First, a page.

“I am delighted that the Convention Center is making its art collection available online to a wider audience with significant detail on the artists and their individual backgrounds,” said Astrid Bowlby, whose 100 foot-long, commissioned work, “That Music Always Round Me,” is featured at the Center. “The website also provides convention and meeting attendees with a resource to learn more about specific pieces of art, as well as seek out additional works during their visit.  The site is not just an archive of the collection, it greatly enhances individuals’ experience and their ability to appreciate both the art and the artists who created these works.” 
 
The Convention Center joined with Pennsylvania arts organizations to select and curate the works in the collection.  The Center received significant administrative assistance from the Pennsylvania Council on the Arts (PCA) in Harrisburg under the direction, guidance, and counsel of now-retired Executive Director Philip Horn.  The new website lists the names, titles, and organizations of both the Art Purchasing Committee and the Pennsylvania art professionals who served on the Blind Jury who were all instrumental in the art selection process for the pieces in the Center’s West Wing Art Collection. 
 

“Our incredible collection of outstanding works of museum-quality art, which can be found in public spaces throughout our facility, really differentiates the Pennsylvania Convention Center from other meeting venues,” said John J. McNichol, President & CEO of PCCA. “This new website showcases Pennsylvania’s talented artists and the diverse creative culture of our region.  It also allows the Center to highlight our unique collection for prospective customers as an added benefit that their event attendees can enjoy.”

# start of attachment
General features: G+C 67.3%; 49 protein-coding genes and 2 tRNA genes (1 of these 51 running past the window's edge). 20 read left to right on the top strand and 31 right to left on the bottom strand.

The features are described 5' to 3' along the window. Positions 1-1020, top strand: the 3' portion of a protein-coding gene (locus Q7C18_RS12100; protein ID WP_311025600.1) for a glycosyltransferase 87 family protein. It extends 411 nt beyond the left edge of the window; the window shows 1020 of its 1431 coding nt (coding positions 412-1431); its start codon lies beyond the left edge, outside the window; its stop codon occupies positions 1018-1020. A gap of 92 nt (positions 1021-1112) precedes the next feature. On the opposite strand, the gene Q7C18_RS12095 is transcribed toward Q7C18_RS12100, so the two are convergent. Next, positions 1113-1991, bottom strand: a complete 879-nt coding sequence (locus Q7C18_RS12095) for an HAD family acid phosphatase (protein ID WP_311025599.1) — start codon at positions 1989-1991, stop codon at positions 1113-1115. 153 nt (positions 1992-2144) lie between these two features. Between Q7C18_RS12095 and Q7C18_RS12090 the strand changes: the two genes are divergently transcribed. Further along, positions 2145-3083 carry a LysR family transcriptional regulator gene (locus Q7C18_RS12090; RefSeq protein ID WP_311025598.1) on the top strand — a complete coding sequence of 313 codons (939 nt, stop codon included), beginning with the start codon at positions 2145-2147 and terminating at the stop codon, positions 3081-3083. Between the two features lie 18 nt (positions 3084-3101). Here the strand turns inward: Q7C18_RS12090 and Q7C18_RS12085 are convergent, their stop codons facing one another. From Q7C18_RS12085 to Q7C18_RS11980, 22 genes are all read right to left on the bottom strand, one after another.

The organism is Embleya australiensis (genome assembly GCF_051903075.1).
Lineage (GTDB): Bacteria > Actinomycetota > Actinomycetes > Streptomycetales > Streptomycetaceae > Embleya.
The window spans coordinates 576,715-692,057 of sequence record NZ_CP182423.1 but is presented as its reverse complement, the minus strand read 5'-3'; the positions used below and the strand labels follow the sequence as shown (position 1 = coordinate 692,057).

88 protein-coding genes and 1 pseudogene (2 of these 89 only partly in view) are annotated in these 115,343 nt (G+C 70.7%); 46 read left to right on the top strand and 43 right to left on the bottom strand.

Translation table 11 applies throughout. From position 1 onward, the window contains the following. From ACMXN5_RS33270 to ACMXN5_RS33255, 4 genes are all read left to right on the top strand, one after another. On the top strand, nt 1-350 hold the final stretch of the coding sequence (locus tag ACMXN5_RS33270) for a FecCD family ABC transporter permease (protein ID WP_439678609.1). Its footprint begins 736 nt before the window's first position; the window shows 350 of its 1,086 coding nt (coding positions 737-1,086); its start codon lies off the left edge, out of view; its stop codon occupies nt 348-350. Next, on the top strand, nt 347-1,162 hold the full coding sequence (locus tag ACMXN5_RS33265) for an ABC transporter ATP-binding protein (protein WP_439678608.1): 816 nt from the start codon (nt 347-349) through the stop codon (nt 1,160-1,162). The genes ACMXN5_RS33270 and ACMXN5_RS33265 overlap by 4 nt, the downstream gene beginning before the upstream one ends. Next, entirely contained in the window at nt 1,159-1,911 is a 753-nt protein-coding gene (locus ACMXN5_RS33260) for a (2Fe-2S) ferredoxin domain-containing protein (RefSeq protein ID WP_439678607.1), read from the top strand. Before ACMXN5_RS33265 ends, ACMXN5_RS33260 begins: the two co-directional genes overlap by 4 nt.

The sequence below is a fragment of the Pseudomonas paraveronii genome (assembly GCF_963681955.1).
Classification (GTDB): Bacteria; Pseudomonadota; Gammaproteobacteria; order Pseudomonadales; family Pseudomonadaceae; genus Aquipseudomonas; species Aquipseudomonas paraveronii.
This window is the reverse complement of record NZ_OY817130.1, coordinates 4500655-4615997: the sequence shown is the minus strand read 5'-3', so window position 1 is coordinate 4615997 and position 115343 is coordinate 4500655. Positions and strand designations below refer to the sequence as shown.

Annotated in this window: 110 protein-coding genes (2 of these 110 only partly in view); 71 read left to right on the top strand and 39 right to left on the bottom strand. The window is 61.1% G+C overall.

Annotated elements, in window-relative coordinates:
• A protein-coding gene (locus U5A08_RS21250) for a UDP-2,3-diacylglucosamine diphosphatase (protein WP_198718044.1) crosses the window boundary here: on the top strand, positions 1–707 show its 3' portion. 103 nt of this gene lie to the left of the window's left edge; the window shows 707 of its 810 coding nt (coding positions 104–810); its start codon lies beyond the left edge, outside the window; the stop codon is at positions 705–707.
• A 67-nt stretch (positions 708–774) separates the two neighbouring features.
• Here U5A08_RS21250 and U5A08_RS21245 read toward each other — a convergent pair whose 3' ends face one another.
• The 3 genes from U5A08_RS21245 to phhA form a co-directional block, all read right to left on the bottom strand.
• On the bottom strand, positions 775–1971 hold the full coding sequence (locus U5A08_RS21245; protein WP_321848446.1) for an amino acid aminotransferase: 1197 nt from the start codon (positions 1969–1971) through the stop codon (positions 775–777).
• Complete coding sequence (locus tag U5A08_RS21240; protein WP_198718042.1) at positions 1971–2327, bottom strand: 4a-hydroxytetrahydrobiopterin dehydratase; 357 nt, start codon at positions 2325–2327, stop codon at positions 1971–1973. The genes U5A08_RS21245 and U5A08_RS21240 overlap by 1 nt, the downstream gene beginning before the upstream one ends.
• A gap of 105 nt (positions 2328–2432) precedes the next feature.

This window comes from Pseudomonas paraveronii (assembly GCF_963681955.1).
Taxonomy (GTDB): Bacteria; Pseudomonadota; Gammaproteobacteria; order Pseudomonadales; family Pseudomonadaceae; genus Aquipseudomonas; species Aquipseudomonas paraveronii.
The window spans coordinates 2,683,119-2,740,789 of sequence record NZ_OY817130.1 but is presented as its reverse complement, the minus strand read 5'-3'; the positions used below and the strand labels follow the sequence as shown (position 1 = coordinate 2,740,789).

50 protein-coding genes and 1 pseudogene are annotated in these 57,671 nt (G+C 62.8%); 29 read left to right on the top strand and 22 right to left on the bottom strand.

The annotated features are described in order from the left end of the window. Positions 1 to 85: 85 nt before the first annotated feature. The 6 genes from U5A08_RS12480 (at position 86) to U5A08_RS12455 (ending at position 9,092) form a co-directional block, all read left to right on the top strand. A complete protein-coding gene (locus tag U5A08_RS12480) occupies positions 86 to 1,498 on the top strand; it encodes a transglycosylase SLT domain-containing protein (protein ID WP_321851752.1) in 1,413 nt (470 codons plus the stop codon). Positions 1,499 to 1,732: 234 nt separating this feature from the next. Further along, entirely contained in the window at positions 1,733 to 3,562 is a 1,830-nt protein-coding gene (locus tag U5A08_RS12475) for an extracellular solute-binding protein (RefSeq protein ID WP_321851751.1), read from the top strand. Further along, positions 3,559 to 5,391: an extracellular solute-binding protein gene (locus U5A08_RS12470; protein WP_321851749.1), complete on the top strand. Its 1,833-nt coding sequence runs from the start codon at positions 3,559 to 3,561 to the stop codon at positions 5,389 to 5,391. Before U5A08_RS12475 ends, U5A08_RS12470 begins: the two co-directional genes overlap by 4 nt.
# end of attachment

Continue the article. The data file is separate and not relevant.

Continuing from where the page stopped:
About Pennsylvania Convention Center
The Pennsylvania Convention Center is celebrating its 25th year in the center of Philadelphia’s cultural offerings and world-class dining and entertainment scene. The Convention Center is managed by SMG, the nation’s leader in public facility management. It is the 14th largest such facility in the nation and features the largest exhibit space and ballroom in the Northeast. It has won numerous awards and recognition, including a designation as the Best Government/Public Building of 2011 by the Engineering News Record of New York. For more information, visit www.paconvention.com.
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Media Contacts:
Deirdre C. Hopkins, Tel. 215-680-1526. Email: dhopkins@paconvention.com
Pete Peterson, Tel.  215-893-4297, Email: ppeterson@bellevuepr.com
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Posted in Announcements, Art, Blog, Current Events, Environment, Exhibitions, Friends of TWS, History, News, Photography, Popular Culture, Travel

Bob Shell: Stone Walls Do Not a Prison Make

 

 

 Bob Shell: Letters From Prison #27

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Letters by Bob Shell, Copyright 2018

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Photography by Julie Chu, Aja Butane, Katherine Jania & Zoe, Copyright 2018